Tuesday, February 6, 2018

Illtud the Irishman - from Gwynedd?

Llanelltyd, Gwynedd (Showing Proximity to the Camlan of Welsh Tradition)

In keeping with my idea (see previous post) that Illtud came from the Llydaw in Gwynedd, here is an interesting piece I just found online:

Llantwit's origins

The non-Welsh-speaking Archbishop of Wales quoted in J. C. Cole's letter of August 16, obviously was unaware of the true origin of "Llantwit".

I quote from Professor E G Bowen's book, The Settlements of the Celtic Saints in Wales, (published 1956) which deals with Christianity in the post-Roman period, the Dark Ages - the period when Irish missionaries entered Wales. "Before we attempt to review the south-eastern cults as a whole, there is a matter regarding Illtud's most northerly dedication at Llanelltud, which has not hitherto been fully appreciated." Prof Henry Lewis has recently pointed out that the Welsh or Brittonic form of Illtud's name is undoubtedly "Elltud" and the corresponding Irish form would be "Iltuath".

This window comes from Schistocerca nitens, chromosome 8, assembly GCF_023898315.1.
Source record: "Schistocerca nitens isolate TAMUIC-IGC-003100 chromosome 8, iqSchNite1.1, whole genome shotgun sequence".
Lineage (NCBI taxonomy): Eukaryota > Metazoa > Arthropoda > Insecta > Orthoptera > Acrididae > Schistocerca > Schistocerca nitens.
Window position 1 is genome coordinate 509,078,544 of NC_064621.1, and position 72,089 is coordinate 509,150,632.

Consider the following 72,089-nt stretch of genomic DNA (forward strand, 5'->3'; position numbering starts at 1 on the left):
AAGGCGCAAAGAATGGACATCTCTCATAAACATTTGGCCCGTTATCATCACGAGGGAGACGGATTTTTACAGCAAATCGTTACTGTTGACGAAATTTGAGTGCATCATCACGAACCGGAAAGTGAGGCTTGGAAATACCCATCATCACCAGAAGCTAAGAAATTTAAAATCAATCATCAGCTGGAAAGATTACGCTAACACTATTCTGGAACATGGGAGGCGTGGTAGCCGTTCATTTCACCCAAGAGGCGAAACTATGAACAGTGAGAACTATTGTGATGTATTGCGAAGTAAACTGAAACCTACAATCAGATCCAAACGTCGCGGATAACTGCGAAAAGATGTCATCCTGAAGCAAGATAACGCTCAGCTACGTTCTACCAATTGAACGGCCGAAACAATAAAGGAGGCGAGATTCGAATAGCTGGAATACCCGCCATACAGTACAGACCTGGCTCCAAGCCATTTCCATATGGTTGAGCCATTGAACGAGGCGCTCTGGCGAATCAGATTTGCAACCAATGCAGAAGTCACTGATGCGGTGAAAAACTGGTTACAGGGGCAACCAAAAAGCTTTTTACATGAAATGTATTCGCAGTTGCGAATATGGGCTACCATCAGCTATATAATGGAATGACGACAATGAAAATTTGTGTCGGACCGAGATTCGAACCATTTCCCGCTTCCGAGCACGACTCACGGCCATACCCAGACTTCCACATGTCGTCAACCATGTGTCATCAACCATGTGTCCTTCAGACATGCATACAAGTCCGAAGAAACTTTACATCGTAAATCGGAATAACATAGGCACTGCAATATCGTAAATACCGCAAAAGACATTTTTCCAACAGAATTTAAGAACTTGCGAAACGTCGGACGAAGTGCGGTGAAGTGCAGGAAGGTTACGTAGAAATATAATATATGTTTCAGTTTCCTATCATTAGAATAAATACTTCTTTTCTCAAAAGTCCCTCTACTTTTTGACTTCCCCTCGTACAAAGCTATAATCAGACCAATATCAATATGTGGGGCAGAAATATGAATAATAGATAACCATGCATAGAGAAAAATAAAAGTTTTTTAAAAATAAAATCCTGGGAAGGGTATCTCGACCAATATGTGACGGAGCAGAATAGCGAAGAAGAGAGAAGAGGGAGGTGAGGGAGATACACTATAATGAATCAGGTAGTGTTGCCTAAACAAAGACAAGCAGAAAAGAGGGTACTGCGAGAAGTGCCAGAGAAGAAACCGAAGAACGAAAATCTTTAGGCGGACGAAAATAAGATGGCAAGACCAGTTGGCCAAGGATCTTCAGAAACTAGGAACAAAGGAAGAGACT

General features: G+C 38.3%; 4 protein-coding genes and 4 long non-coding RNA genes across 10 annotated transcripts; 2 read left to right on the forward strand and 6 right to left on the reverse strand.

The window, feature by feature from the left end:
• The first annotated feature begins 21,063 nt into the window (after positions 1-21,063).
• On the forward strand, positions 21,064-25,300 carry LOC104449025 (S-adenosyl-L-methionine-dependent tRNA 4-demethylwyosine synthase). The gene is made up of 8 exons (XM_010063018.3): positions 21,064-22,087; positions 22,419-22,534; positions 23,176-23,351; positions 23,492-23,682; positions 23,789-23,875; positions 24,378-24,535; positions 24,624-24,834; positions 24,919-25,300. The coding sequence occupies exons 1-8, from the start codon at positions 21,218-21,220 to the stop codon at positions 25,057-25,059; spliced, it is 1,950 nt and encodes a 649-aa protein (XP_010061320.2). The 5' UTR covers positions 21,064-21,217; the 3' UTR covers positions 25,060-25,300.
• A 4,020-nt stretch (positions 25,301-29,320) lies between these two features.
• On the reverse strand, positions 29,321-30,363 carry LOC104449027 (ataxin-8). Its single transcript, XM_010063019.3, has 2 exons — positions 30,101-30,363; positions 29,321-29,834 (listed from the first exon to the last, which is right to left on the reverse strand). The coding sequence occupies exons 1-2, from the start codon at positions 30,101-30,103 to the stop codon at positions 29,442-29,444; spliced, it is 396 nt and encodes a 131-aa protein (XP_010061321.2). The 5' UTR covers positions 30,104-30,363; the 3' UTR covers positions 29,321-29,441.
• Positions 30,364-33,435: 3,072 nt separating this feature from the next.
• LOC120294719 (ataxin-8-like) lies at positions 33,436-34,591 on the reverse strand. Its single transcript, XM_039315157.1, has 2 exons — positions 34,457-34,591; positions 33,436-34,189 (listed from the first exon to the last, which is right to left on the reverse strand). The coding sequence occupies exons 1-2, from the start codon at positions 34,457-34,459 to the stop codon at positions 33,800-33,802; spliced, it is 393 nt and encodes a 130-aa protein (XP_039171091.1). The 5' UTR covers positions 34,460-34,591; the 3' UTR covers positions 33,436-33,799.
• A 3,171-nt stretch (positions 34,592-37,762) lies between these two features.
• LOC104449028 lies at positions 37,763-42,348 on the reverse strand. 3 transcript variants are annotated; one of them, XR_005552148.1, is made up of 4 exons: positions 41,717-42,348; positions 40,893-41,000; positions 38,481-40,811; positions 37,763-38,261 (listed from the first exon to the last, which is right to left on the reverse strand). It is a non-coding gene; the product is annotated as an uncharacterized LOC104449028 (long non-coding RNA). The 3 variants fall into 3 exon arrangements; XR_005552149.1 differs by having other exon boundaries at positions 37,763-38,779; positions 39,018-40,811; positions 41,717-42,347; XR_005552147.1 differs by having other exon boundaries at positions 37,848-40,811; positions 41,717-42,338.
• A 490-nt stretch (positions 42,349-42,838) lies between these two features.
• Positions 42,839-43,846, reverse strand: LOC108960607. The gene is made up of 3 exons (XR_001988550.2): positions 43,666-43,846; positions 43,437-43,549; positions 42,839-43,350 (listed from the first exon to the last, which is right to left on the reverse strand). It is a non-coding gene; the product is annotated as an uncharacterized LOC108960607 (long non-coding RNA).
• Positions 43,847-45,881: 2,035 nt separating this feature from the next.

He then goes on to state that the late Sir John Rhys made the interesting observation that the use of the Irish form in South-East Wales is attested by the name "Lan-yltwyt" or " ... Iltwyt", which was the name of St. Illtud's famous monastery before it was reduced to "Llantwit".

I would point out that "wy" in Welsh is usually a diphthong and has no equivalent sound in English, as far as I know. "wyt" certainly does not rhyme with "it."


Rhyd y Gwin, Craig-Cefn-Parc, Swansea

From https://www.walesonline.co.uk/news/wales-news/friday-26-august-2005-2384913

NOTE:  I'm checking with the experts to confirm if this information is correct.

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